From Chad to the Democratic Republic of Congo, the economies of Central Africa must fully industrialize to survive. But to do this, member States should systematically take a coherent set of steps and coordinate a broad range of actors in gathering the resources required, and in the most innovative, practical and business-enabling ways.
This is indicated by delegates of the 34th session of the Intergovernmental Committee of Experts (ICE) of Central Africa that has ended in the Chadian capital.
The session was convened by the UN Economic Commission for Africa (ECA) in association with the Government of Chad.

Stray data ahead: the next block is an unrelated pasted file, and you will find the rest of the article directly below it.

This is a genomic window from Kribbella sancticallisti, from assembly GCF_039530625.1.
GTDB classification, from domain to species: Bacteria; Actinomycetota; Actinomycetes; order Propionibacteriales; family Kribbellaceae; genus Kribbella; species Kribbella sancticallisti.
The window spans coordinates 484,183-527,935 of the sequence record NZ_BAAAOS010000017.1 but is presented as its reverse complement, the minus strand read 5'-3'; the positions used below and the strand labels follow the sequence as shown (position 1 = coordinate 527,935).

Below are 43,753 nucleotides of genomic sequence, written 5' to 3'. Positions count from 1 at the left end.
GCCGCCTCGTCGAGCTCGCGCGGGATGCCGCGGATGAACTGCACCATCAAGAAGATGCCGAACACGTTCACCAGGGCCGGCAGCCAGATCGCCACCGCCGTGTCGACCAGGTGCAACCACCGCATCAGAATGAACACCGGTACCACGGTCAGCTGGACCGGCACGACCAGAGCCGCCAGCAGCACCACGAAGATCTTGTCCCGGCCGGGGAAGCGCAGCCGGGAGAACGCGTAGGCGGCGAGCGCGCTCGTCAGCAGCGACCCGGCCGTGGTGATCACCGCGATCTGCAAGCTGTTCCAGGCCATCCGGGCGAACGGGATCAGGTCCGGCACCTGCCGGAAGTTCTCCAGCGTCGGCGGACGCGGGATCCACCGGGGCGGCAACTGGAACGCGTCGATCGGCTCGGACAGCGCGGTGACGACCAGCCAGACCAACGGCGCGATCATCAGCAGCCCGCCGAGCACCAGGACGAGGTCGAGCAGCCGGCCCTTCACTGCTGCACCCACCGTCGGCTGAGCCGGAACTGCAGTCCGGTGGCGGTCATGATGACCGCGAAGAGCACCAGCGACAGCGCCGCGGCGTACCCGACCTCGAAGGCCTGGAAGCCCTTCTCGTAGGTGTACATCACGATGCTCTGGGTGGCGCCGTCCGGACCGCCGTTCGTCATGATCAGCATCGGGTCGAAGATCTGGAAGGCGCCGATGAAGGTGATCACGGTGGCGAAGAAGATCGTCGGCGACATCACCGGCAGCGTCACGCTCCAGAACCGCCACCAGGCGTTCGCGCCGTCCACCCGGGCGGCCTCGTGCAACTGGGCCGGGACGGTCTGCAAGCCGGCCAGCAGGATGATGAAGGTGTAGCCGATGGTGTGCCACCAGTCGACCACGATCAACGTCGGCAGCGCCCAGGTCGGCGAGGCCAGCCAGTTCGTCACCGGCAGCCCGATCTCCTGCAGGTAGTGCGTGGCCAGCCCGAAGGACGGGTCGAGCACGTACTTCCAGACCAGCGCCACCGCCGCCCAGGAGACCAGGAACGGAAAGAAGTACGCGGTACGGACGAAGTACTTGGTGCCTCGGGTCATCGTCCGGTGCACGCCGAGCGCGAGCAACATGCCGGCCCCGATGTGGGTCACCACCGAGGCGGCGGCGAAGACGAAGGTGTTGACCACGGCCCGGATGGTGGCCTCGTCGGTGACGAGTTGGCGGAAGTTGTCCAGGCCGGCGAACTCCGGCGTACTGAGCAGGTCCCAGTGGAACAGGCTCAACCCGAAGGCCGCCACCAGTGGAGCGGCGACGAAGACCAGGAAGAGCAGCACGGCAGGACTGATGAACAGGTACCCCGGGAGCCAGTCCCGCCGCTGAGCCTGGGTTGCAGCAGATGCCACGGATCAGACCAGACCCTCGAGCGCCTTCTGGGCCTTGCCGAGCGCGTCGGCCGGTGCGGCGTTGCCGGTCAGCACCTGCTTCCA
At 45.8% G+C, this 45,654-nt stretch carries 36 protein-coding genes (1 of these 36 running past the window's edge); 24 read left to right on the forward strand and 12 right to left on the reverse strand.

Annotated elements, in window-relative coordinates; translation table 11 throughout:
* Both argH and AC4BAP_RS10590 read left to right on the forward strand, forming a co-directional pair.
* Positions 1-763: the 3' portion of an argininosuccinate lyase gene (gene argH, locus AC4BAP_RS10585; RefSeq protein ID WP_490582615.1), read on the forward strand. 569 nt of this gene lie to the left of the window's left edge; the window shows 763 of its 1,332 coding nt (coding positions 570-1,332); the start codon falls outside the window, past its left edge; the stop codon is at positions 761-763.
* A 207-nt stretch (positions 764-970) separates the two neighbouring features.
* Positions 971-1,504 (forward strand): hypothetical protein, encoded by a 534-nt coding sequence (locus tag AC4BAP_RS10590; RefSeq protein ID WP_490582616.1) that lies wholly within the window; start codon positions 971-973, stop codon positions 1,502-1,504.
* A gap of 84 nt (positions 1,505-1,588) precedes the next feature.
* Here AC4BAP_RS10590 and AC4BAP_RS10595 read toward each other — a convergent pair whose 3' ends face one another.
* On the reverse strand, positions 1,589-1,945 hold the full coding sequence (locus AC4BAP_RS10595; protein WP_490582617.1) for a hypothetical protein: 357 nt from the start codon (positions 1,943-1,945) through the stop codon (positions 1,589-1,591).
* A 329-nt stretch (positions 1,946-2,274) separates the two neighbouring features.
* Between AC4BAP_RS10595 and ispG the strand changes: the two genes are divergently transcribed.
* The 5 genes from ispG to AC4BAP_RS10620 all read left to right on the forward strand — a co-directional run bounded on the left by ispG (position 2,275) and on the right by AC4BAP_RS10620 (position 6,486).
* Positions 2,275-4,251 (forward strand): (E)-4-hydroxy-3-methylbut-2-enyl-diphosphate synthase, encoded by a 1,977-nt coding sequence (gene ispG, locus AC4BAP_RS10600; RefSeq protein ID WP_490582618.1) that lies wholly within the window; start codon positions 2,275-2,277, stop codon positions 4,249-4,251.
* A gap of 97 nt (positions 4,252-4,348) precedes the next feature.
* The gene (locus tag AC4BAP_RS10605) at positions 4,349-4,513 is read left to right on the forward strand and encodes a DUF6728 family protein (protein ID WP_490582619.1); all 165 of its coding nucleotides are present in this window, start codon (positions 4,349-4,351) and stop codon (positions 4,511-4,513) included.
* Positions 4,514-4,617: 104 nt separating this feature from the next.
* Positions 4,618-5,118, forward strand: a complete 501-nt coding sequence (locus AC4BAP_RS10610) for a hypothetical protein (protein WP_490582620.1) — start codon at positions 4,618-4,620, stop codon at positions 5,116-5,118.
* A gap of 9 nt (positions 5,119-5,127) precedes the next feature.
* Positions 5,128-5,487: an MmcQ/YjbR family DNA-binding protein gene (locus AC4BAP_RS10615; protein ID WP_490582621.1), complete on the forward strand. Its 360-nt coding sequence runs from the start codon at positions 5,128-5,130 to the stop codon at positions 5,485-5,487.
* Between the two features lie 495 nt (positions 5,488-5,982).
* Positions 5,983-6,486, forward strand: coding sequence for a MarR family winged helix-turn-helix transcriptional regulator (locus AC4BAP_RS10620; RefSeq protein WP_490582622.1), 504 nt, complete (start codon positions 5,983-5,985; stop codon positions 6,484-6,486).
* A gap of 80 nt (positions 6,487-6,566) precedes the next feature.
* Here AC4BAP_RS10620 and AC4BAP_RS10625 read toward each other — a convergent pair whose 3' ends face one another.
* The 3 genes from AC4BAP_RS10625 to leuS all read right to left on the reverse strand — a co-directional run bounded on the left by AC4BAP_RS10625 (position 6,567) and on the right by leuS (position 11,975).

For four-days, experts from the public and private sectors brainstormed together with development partners on practical ways of raising funds for financing industrialization, including the use of Central Africa’s natural resource endowments to industrialize and leveraging the right mix of infrastructure to overcome binding constraints.
Pivotal role of the public sector
The experts identified that industrialization requires clear visions, strong institutions, predictable legal and regulatory frameworks, sound macro-economic environment and a purposeful leadership to steer action for transformational change. The public sector through its power to coordinate, inform, train, allocate resources for public goods and create the right enabling environment can be the catalyst for the productive sectors to soar.